With ongoing hybrid work, carefully consider which meetings suit each format:
- Remote for straightforward discussions. But beware participant distraction.
- Hybrid for some collaborative meetings. But these take more time and can be tiring for remote attendees. Keep agendas tight.
- In-person for critical decision making, brainstorms, and strategy. Schedule on office overlap days.
Map meeting objectives to the right location:
- Remote: Discussions, info sharing
- Hybrid: Some collaboration
- In-person: Critical decisions, strategy
Getting the meeting location right will optimise engagement and output.
Tip 6: Increase Presentation Impact with Storytelling
Have you noticed that some people’s presentations have defaulted to boring, and let’s face it, uninspiring formats – maybe a sea of spreadsheets, or mountains of text, or endless graphs.
Maybe you’re guilty of this? If so, challenge the status quo and see what can be done to mix this up.
Presentation slides are there to add impact to your narrative. So, look at ways you can introduce greater impact by using compelling storytelling techniques to pep up your presentations and make them more engaging.
Great storytellers follow the 3-act structure:
- The Conflict – What’s the problem to solve?
- The Journey – How will we get there?
- The Resolution – The solution and call to action.
Try to think how your presentations might look if you thought about your presentation visuals in the same way.
If you’re using slideware, data visualisation and varying your slideware are also great ways to add impact.
A picture tells a thousand words, so consider what visuals you could use – instead of lots of data – that could demonstrate the same point while you verbalise the story.
Storytelling creates compelling narratives that inspire action.
Tip 7: Question if Each Meeting is Necessary
How amazing would it be if we didn’t have to attend all the meetings we do – if we could simply give ourselves more time back in our working day.
So why not, as a team, review the meetings and presentations that you have scheduled and discuss which ones could be replaced by something quicker and simpler, such as an email, a document, a newsletter or even a recorded presentation.
Before scheduling any new meeting, ask yourself:
- Is this meeting needed or could it be an email/document instead?
- Will it be a productive use of everyone’s time?
- Is there a clear objective and desired outcome?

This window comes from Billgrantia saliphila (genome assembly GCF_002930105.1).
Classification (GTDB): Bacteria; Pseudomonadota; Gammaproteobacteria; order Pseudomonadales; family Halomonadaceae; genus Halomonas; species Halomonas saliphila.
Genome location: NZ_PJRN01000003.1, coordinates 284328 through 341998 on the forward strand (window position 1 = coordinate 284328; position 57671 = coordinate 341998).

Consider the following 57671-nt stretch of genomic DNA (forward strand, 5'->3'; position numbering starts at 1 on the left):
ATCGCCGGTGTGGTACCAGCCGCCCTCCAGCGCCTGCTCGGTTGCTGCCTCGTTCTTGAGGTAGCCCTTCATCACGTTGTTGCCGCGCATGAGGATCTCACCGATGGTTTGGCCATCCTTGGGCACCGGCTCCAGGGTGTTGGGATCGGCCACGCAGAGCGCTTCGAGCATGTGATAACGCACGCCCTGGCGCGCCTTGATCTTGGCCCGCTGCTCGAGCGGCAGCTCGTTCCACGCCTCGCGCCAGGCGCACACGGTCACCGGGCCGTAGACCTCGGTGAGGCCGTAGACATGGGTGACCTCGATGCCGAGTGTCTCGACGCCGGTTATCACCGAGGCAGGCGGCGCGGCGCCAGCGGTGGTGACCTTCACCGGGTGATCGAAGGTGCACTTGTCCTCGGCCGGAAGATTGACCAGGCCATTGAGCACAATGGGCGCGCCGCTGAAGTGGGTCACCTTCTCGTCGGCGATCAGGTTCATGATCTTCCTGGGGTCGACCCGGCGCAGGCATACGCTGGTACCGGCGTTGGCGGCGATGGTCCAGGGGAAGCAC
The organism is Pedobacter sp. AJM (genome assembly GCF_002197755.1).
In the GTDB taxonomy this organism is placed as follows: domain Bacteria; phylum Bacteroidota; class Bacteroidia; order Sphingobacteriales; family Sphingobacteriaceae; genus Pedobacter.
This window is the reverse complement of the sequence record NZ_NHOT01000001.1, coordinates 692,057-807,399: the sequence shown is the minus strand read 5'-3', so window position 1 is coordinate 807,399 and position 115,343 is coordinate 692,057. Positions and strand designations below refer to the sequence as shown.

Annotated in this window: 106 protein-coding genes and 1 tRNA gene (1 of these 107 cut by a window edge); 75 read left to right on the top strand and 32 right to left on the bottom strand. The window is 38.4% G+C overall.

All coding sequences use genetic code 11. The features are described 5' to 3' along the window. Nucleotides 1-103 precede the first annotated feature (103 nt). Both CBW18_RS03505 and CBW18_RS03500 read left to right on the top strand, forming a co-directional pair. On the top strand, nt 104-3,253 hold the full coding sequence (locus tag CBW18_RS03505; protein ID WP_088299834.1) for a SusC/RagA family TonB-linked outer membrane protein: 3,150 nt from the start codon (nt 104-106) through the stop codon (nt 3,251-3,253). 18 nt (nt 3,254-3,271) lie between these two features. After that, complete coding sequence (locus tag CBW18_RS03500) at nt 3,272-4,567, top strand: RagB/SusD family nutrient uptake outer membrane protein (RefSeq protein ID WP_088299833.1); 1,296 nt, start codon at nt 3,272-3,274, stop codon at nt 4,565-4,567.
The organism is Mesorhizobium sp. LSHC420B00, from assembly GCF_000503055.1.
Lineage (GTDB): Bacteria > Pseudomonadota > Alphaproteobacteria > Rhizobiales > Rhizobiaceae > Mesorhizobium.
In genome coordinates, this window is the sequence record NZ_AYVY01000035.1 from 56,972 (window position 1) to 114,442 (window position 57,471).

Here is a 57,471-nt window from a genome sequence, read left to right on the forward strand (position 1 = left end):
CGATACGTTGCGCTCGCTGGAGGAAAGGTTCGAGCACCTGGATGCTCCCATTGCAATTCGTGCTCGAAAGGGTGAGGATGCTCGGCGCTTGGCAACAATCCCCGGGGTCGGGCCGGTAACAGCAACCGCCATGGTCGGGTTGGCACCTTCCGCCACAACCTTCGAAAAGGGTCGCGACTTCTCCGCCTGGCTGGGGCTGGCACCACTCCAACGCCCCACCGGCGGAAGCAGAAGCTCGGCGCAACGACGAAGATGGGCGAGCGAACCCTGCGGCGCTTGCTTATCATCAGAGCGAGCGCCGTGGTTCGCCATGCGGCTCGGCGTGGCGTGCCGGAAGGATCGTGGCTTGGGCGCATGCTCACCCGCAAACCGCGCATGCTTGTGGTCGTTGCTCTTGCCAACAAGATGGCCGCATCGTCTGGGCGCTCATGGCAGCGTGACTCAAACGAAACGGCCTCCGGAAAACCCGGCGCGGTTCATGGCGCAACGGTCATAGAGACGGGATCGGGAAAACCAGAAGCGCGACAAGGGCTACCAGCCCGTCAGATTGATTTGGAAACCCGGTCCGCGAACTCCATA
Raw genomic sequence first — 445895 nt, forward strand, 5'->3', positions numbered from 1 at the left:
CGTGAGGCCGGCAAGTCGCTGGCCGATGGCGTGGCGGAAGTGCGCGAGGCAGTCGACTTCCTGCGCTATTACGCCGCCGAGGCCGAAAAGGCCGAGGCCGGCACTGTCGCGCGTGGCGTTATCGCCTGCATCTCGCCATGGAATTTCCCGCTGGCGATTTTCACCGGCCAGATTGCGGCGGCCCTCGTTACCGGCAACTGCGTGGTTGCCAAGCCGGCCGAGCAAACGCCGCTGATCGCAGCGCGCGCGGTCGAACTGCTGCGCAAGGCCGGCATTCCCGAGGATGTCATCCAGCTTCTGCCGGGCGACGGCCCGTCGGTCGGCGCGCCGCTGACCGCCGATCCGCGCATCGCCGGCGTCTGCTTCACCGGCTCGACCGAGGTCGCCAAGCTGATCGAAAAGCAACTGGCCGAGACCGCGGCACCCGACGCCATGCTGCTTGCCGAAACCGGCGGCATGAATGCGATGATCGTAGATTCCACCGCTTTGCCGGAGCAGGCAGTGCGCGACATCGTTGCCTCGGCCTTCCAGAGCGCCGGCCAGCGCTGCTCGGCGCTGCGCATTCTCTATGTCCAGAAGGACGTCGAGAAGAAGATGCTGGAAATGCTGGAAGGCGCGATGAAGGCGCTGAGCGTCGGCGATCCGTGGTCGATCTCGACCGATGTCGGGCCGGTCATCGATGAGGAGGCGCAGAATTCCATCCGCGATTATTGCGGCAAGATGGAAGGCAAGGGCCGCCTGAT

So let 2024 be the year that you make the most of your precious time and make all your presentations and meetings make a difference.
And one last tip, don’t be afraid to say no to a presentation or meeting. If the content isn’t relevant to you/your team, or if you don’t have anything to gain from the meeting, or nobody else will gain anything by you being there, then learn how to say no. Politely of course and always with an explanation.
Only hold essential meetings that make the best use of everyone’s time and move the needle.
Develop your own executive style and build confidence through training or 1-to-1 coaching.
If you’re looking for help on how to effectively manage meetings and deliver good presentations with confidence, for yourself, or your team, our personalised training or coaching that is tailored to your business, is just what you’re looking for! Contact us today.
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Written By Belinda Huckle
Co-Founder & Managing DirectorRead Bio
Belinda is the Co-Founder and Managing Director of SecondNature International. With a determination to drive a paradigm shift in the delivery of presentation skills training both In-Person and Online, she is a strong advocate of a more personal and sustainable presentation skills training methodology.
Belinda believes that people don’t have to change who they are to be the presenter they want to be. So she developed a coaching approach that harnesses people’s unique personality to build their own authentic presentation style and personal brand.
She has helped to transform the presentation skills of people around the world in an A-Z of organisations including Amazon, BBC, Brother, BT, CocaCola, DHL, EE, ESRI, IpsosMORI, Heineken, MARS Inc., Moody’s, Moonpig, Nationwide, Pfizer, Publicis Groupe, Roche, Savills, Triumph and Walmart – to name just a few.